Skip To Content

ORT America Accused In Labor Battle

The American branch of ORT, the massive international vocational-training organization, is being accused by its employees of union busting and of negotiating in bad faith.

Union members said that their main complaint is a so-called “management rights” provision that would allow ORT America to fire union employees without a grievance procedure and to replace them with nonunion workers. They also protest that ORT America’s management is insisting that, under the new contract, employees take a personal, vacation or sick day for Jewish holidays when the office is closed, even if they are not Jewish.

ORT America defended its position.

“ORT America feels that it has negotiated in good faith and made a fair final offer to the union, an offer that is fair to the employees as well as our fiduciary responsibilities to ORT America,”” ORT America spokeswoman Sarina Roffé said.

Roffé said that the sides had agreed to a June mediation, but ORT employee Victoria Mitchell, president of the union’s district council, said that no date had been set and that ORT America’s lawyer maintained that the organization would not change its offer.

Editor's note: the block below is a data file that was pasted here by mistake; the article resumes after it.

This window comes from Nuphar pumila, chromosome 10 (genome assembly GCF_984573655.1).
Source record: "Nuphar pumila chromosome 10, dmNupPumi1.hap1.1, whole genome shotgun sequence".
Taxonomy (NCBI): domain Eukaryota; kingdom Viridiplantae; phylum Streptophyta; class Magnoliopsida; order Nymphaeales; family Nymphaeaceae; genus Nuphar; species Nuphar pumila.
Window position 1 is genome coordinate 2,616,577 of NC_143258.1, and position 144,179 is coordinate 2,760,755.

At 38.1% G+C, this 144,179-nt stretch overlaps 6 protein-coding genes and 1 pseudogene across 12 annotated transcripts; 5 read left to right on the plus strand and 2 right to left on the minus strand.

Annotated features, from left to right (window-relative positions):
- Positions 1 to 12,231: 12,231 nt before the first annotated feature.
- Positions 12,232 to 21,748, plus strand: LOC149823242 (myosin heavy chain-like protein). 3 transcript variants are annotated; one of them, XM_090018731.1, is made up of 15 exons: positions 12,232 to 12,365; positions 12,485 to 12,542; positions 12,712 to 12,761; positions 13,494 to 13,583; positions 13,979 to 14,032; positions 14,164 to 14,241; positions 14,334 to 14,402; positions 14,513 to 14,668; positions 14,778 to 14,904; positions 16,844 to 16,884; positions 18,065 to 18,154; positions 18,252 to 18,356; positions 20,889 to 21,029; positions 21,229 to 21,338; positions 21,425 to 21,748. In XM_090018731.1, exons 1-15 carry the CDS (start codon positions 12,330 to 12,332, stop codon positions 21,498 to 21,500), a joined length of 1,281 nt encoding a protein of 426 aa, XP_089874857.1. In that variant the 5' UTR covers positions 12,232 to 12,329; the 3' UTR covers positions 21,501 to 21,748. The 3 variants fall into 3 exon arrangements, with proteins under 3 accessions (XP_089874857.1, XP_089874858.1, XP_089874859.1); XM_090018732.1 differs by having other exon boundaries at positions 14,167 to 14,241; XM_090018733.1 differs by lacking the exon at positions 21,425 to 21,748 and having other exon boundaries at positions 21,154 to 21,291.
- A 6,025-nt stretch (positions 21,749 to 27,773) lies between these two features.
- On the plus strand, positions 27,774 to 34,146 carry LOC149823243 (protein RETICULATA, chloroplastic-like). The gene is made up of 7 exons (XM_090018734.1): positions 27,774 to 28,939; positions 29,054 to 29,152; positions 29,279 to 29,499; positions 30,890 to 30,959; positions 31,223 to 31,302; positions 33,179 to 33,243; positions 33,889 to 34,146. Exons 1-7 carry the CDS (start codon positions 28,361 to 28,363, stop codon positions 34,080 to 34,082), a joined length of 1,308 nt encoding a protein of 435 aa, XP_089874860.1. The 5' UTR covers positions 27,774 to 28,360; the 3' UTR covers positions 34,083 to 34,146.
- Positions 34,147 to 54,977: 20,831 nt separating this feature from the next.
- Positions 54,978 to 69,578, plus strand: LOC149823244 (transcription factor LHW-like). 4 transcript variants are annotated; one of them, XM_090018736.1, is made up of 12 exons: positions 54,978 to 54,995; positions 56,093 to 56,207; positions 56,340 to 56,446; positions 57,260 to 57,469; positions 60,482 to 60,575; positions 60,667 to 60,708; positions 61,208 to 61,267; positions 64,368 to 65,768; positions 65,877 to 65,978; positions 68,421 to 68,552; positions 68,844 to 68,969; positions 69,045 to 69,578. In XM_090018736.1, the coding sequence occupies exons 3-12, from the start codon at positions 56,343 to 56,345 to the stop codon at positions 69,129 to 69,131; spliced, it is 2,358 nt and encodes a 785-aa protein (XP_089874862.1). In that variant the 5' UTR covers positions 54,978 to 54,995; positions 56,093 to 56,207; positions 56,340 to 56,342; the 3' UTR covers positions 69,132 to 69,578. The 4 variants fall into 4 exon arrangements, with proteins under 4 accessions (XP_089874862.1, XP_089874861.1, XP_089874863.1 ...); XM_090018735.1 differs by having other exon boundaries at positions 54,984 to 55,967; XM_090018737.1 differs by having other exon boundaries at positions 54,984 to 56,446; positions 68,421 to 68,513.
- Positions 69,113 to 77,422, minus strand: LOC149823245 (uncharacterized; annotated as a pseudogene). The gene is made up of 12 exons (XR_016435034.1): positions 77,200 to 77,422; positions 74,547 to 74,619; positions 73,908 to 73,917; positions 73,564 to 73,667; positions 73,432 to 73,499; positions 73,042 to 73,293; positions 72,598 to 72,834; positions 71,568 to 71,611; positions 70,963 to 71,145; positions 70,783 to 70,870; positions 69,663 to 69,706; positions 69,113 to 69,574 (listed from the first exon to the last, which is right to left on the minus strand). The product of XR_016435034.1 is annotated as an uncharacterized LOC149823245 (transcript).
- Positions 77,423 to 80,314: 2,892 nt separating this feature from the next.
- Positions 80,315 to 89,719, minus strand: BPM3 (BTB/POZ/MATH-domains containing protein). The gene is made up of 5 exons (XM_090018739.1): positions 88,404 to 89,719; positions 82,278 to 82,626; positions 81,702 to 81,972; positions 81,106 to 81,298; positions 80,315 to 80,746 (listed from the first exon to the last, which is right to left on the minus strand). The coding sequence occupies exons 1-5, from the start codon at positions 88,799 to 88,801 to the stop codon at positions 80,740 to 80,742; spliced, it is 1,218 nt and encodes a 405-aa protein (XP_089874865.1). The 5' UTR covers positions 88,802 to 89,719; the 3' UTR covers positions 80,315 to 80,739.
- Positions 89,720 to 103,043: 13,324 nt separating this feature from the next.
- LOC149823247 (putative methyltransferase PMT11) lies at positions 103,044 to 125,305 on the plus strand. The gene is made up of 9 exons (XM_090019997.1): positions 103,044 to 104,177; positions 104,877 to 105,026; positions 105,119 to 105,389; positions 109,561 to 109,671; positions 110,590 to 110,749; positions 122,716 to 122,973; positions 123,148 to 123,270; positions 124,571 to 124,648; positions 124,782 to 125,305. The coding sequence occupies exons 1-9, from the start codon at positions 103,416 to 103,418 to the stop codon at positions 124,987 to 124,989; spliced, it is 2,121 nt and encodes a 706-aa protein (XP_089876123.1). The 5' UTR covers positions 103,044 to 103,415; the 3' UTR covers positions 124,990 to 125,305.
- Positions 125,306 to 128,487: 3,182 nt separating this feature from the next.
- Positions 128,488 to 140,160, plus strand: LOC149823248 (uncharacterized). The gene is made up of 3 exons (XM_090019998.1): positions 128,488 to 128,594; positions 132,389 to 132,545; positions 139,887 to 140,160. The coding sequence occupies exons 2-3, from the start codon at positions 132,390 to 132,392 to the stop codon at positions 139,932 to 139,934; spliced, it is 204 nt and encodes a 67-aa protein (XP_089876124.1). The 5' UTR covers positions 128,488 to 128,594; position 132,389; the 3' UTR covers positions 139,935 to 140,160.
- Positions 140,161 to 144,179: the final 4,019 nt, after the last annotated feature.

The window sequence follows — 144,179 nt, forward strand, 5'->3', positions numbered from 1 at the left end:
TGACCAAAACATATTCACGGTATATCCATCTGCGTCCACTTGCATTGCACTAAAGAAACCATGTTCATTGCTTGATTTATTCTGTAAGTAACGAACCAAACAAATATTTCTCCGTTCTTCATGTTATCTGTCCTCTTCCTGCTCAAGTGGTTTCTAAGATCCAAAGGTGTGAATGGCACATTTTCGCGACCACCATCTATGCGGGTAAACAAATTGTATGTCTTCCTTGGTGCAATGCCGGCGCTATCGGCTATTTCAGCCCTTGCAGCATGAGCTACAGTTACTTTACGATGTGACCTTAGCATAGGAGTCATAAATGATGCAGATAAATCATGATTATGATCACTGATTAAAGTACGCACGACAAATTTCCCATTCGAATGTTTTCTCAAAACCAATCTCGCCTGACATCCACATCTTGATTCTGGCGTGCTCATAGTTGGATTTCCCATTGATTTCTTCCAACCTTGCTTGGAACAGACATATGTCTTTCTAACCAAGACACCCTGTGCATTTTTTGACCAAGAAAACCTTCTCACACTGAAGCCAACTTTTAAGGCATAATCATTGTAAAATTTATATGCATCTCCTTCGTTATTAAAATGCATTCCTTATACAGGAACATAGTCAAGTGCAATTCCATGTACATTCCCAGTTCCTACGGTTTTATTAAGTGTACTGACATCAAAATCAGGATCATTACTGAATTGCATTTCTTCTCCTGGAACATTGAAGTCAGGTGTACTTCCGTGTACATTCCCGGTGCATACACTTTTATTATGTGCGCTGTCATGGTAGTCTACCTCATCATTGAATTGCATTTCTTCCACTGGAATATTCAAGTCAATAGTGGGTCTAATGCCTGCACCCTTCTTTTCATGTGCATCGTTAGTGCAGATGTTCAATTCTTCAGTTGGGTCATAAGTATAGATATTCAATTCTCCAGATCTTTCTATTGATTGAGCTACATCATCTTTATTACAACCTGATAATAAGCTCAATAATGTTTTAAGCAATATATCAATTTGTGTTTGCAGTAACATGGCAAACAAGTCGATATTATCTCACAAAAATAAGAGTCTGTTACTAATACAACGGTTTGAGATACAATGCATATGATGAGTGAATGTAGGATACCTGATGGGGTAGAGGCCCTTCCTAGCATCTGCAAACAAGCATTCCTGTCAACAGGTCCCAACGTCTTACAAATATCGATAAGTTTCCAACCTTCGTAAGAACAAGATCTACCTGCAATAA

“We have been trying to negotiate in good faith with ORT America,” Mitchell said. “Management wanted to boycott and destroy the union by putting in this management-rights clause that doesn’t give the union any leeway to negotiate.”

ORT employees are members of the DC 1707 branch of the American Federation of State, County and Municipal Employees. The local union was originally founded in 1932 by Jewish communal employees as the Association of Federation Workers.

The workers are planning a demonstration outside ORT’s downtown Manhattan offices for Friday, May 30. Mitchell said that regardless of how the negotiations progress, she would not call for a strike or any action that would harm ORT America’s mission.


Republish This Story

Please read before republishing

We’re happy to make this story available to republish for free, unless it originated with JTA, Haaretz or another publication (as indicated on the article) and as long as you follow our guidelines. You must credit the Forward, retain our pixel and preserve our canonical link in Google search.  See our full guidelines for more information, and this guide for detail about canonical URLs.

To republish, copy the HTML by clicking on the yellow button to the right; it includes our tracking pixel, all paragraph styles and hyperlinks, the author byline and credit to the Forward. It does not include images; to avoid copyright violations, you must add them manually, following our guidelines. Please email us at [email protected], subject line “republish,” with any questions or to let us know what stories you’re picking up.

We don't support Internet Explorer

Please use Chrome, Safari, Firefox, or Edge to view this site.